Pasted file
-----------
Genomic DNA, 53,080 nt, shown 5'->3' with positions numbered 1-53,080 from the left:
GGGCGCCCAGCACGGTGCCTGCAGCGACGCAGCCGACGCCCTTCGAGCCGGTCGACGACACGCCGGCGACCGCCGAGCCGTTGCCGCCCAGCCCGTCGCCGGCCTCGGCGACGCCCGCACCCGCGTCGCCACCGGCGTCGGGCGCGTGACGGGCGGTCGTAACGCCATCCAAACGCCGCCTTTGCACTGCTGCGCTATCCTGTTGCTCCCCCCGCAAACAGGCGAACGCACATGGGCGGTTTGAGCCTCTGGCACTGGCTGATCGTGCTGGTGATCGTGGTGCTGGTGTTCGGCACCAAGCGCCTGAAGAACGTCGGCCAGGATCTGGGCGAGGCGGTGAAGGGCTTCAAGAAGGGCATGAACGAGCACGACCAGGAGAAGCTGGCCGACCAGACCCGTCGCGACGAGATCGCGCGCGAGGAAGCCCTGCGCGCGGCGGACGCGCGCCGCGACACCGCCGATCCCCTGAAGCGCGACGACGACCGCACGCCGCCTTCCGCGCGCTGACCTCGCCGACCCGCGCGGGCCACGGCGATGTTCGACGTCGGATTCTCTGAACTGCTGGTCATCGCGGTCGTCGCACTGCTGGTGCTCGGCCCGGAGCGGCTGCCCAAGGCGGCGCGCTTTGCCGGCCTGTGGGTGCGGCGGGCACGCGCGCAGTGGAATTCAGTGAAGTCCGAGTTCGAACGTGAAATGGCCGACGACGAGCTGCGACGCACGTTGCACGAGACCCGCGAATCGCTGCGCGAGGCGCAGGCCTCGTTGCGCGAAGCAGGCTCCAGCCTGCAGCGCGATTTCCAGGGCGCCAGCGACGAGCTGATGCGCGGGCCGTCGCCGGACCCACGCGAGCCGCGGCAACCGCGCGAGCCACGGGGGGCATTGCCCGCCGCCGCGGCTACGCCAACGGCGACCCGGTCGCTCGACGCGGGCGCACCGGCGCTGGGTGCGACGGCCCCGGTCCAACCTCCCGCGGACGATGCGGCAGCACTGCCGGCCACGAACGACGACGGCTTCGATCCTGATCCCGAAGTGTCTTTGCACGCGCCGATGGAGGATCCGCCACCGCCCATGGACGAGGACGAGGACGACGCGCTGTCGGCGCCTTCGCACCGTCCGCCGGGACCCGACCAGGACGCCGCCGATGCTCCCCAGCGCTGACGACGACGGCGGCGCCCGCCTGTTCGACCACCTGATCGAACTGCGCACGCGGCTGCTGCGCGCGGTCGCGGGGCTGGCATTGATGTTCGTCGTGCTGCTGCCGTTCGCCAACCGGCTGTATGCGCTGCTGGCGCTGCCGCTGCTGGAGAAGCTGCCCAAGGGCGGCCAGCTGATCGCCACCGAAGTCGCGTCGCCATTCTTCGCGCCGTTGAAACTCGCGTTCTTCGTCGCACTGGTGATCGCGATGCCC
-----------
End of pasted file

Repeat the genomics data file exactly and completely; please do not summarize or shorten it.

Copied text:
Genomic DNA, 53,080 nt, shown 5'->3' with positions numbered 1-53,080 from the left:
GGGCGCCCAGCACGGTGCCTGCAGCGACGCAGCCGACGCCCTTCGAGCCGGTCGACGACACGCCGGCGACCGCCGAGCCGTTGCCGCCCAGCCCGTCGCCGGCCTCGGCGACGCCCGCACCCGCGTCGCCACCGGCGTCGGGCGCGTGACGGGCGGTCGTAACGCCATCCAAACGCCGCCTTTGCACTGCTGCGCTATCCTGTTGCTCCCCCCGCAAACAGGCGAACGCACATGGGCGGTTTGAGCCTCTGGCACTGGCTGATCGTGCTGGTGATCGTGGTGCTGGTGTTCGGCACCAAGCGCCTGAAGAACGTCGGCCAGGATCTGGGCGAGGCGGTGAAGGGCTTCAAGAAGGGCATGAACGAGCACGACCAGGAGAAGCTGGCCGACCAGACCCGTCGCGACGAGATCGCGCGCGAGGAAGCCCTGCGCGCGGCGGACGCGCGCCGCGACACCGCCGATCCCCTGAAGCGCGACGACGACCGCACGCCGCCTTCCGCGCGCTGACCTCGCCGACCCGCGCGGGCCACGGCGATGTTCGACGTCGGATTCTCTGAACTGCTGGTCATCGCGGTCGTCGCACTGCTGGTGCTCGGCCCGGAGCGGCTGCCCAAGGCGGCGCGCTTTGCCGGCCTGTGGGTGCGGCGGGCACGCGCGCAGTGGAATTCAGTGAAGTCCGAGTTCGAACGTGAAATGGCCGACGACGAGCTGCGACGCACGTTGCACGAGACCCGCGAATCGCTGCGCGAGGCGCAGGCCTCGTTGCGCGAAGCAGGCTCCAGCCTGCAGCGCGATTTCCAGGGCGCCAGCGACGAGCTGATGCGCGGGCCGTCGCCGGACCCACGCGAGCCGCGGCAACCGCGCGAGCCACGGGGGGCATTGCCCGCCGCCGCGGCTACGCCAACGGCGACCCGGTCGCTCGACGCGGGCGCACCGGCGCTGGGTGCGACGGCCCCGGTCCAACCTCCCGCGGACGATGCGGCAGCACTGCCGGCCACGAACGACGACGGCTTCGATCCTGATCCCGAAGTGTCTTTGCACGCGCCGATGGAGGATCCGCCACCGCCCATGGACGAGGACGAGGACGACGCGCTGTCGGCGCCTTCGCACCGTCCGCCGGGACCCGACCAGGACGCCGCCGATGCTCCCCAGCGCTGACGACGACGGCGGCGCCCGCCTGTTCGACCACCTGATCGAACTGCGCACGCGGCTGCTGCGCGCGGTCGCGGGGCTGGCATTGATGTTCGTCGTGCTGCTGCCGTTCGCCAACCGGCTGTATGCGCTGCTGGCGCTGCCGCTGCTGGAGAAGCTGCCCAAGGGCGGCCAGCTGATCGCCACCGAAGTCGCGTCGCCATTCTTCGCGCCGTTGAAACTCGCGTTCTTCGTCGCACTGGTGATCGCGATGCCC